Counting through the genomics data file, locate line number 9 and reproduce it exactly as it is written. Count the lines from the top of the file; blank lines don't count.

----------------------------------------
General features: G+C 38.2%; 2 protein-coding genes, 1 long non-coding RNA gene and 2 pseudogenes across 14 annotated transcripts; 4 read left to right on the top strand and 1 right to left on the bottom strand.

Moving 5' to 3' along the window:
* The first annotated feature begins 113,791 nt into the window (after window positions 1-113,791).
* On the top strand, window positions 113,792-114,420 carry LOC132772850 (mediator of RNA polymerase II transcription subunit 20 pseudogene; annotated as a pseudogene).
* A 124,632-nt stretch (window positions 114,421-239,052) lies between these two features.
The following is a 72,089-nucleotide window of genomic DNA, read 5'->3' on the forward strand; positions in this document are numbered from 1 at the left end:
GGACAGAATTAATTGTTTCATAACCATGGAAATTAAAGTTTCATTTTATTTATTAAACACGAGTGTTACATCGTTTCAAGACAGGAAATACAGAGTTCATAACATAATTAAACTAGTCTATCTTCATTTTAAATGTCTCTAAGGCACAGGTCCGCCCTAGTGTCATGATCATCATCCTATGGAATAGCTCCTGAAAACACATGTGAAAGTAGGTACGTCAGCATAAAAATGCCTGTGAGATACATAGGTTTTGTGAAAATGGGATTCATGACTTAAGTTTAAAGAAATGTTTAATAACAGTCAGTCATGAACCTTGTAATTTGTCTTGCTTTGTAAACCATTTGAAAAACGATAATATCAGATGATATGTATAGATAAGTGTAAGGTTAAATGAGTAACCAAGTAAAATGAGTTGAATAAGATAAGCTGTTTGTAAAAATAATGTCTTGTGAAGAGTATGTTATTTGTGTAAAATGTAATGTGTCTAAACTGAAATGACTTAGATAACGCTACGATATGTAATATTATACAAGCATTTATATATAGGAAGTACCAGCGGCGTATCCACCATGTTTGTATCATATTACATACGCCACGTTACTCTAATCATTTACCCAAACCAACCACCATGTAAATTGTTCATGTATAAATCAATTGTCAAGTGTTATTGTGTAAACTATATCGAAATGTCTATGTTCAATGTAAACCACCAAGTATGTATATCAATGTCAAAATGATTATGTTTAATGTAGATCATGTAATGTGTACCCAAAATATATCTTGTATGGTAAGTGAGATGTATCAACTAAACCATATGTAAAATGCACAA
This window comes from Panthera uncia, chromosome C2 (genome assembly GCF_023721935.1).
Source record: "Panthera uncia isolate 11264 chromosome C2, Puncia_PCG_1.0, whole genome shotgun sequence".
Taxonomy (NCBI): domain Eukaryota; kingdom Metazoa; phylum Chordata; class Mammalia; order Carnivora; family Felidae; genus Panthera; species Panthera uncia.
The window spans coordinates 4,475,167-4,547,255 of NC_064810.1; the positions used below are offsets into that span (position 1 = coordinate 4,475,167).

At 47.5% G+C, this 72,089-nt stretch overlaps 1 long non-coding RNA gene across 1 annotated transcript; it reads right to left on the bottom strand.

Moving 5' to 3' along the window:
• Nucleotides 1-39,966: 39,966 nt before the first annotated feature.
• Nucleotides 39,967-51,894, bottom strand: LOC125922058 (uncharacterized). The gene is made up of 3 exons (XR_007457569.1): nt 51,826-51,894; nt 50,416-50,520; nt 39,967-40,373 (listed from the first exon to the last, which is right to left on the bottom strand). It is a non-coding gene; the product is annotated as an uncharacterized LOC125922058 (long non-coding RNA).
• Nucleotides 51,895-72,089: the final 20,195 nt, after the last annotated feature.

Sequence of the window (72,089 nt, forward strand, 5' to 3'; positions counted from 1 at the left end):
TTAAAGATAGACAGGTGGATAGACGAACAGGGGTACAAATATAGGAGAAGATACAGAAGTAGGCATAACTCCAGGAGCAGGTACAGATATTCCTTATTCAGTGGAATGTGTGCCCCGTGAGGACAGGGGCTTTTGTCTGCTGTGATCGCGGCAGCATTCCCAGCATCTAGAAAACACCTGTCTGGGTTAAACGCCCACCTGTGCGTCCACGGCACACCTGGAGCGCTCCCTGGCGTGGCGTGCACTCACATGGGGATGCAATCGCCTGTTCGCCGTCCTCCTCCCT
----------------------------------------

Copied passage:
Source record: "Panthera uncia isolate 11264 chromosome C2, Puncia_PCG_1.0, whole genome shotgun sequence".